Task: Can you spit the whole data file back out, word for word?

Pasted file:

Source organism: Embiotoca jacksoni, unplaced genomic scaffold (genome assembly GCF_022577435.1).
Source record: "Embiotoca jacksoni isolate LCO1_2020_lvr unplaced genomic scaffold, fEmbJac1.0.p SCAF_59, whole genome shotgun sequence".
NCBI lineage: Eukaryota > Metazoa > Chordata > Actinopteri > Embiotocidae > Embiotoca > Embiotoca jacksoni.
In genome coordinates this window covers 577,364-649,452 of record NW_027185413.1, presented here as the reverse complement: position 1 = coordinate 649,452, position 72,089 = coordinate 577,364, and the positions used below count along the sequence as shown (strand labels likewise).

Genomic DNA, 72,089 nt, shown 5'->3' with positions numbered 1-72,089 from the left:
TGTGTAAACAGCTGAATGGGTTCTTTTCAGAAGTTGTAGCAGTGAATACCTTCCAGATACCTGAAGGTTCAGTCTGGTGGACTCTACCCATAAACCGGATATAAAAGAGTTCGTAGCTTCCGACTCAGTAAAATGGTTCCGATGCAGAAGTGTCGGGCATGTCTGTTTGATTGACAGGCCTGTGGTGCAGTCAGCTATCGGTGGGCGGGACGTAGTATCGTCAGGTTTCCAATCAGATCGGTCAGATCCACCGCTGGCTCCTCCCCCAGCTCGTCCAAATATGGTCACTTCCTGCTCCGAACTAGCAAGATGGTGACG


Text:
Source organism: Embiotoca jacksoni, unplaced genomic scaffold (genome assembly GCF_022577435.1).
Source record: "Embiotoca jacksoni isolate LCO1_2020_lvr unplaced genomic scaffold, fEmbJac1.0.p SCAF_59, whole genome shotgun sequence".
NCBI lineage: Eukaryota > Metazoa > Chordata > Actinopteri > Embiotocidae > Embiotoca > Embiotoca jacksoni.
In genome coordinates this window covers 577,364-649,452 of record NW_027185413.1, presented here as the reverse complement: position 1 = coordinate 649,452, position 72,089 = coordinate 577,364, and the positions used below count along the sequence as shown (strand labels likewise).

Genomic DNA, 72,089 nt, shown 5'->3' with positions numbered 1-72,089 from the left:
TGTGTAAACAGCTGAATGGGTTCTTTTCAGAAGTTGTAGCAGTGAATACCTTCCAGATACCTGAAGGTTCAGTCTGGTGGACTCTACCCATAAACCGGATATAAAAGAGTTCGTAGCTTCCGACTCAGTAAAATGGTTCCGATGCAGAAGTGTCGGGCATGTCTGTTTGATTGACAGGCCTGTGGTGCAGTCAGCTATCGGTGGGCGGGACGTAGTATCGTCAGGTTTCCAATCAGATCGGTCAGATCCACCGCTGGCTCCTCCCCCAGCTCGTCCAAATATGGTCACTTCCTGCTCCGAACTAGCAAGATGGTGACG